WEEKLY RESIDENTIAL MARKET UPDATE
Industry & Market Highlights
Good News for Homeowners
A report by Canada Mortgage and Housing Corp. says a recent drop in Ontario home prices isn’t expected to persist.
It says moderate economic growth in the Greater Toronto Area and Ontario generally will provide support for provincial real estate prices in 2018 and 2019.
CMHC expects inflation-adjusted home prices in the province will remain relatively stable and close to the levels of last year’s fourth quarter.
It anticipates prospective buyers will face fewer bidding wars and feel less urgency to act, allowing them time for more informed decision making.
On the flip side, CMHC says home owners may see their properties on the market longer than usual. By The Canadian Press.
The Spring Housing Market Continues To Be Weak
As we said last month, April is usually the start of a spring housing market ramp-up, but this year the new mortgage stress test and rising mortgage rates have continued to be a negative factor. Those expecting an early-stage pick-up marking an end to the payback for sales pulled forward into the fourth quarter of last year have been sorely disappointed. With another month of data released by the Canadian Real Estate Association (CREA) on Friday, it is evident that the disappointing housing picture continued in May. There is no indication of any real rebound in home resale activity through May.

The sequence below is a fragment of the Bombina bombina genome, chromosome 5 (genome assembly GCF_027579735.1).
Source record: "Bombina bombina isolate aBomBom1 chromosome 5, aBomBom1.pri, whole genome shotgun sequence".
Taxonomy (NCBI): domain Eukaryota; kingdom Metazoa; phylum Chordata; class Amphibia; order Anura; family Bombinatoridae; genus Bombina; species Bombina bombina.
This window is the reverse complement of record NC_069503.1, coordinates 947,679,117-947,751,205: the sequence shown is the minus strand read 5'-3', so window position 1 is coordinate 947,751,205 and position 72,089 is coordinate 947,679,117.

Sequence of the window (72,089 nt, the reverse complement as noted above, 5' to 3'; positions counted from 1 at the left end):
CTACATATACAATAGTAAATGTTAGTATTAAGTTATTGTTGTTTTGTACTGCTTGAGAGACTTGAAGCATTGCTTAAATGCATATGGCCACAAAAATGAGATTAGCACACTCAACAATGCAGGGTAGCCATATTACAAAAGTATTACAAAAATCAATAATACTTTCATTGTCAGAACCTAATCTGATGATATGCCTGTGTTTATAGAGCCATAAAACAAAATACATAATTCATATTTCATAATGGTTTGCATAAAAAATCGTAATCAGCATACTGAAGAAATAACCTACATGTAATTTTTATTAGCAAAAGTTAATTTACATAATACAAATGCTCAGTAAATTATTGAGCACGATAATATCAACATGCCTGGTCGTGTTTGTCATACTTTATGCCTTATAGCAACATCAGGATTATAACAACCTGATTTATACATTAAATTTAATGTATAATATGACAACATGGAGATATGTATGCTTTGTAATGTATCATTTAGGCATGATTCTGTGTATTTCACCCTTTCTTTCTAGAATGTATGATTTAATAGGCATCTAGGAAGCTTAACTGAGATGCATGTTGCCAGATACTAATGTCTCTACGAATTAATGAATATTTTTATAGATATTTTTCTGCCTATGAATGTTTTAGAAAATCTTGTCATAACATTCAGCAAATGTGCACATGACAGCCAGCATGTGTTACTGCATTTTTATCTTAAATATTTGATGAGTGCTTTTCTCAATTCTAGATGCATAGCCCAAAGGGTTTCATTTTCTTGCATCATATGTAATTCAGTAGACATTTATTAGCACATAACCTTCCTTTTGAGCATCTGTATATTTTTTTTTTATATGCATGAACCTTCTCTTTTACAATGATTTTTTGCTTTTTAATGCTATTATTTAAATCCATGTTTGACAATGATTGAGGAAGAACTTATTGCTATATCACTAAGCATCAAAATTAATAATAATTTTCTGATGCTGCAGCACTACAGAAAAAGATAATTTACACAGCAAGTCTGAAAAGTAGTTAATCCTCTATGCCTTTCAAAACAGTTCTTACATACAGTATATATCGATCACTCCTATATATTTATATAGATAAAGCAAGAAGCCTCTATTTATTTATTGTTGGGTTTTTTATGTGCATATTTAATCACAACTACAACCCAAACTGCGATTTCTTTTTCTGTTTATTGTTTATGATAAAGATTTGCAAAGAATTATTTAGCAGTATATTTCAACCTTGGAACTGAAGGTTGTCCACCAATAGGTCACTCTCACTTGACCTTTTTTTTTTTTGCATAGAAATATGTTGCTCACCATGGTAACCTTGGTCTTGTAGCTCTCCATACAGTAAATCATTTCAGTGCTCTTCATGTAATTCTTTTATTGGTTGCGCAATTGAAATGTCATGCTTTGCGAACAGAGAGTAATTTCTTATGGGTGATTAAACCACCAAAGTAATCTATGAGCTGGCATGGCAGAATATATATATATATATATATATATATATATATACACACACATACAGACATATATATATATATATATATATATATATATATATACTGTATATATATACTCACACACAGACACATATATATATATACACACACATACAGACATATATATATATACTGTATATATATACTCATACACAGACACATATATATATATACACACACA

National home sales via the Canadian MLS Systems remained little changed from April to May. Having slipped 0.1% lower, it marked the lowest level for national sales activity in more than five years. Slightly more than half of all local housing markets reported fewer sales in May compared to April, led by the Okanagan region, Chilliwack and the Fraser Valley, together with the Durham region of the Greater Toronto Area (GTA) and Quebec City. Declines in activity were offset by gains in Calgary, Thunder Bay, Brantford, London and St. Thomas, Oakville-Milton and the Quinte Region west of Kingston. A small increase in GTA sales also supported the national tally.
On a positive note, sales have stabilized suggesting that buyers could be adjusting to the impact of tighter mortgage rules and higher interest rates. After all, sales did climb 1.6% in Toronto, after falling to recession-era lows in April.
Still, CREA cut its 2018 sales forecast to 459,500 nationwide, which would represent an 11% decline from the 2017 pace. In March, the group had predicted a 7.1% slide.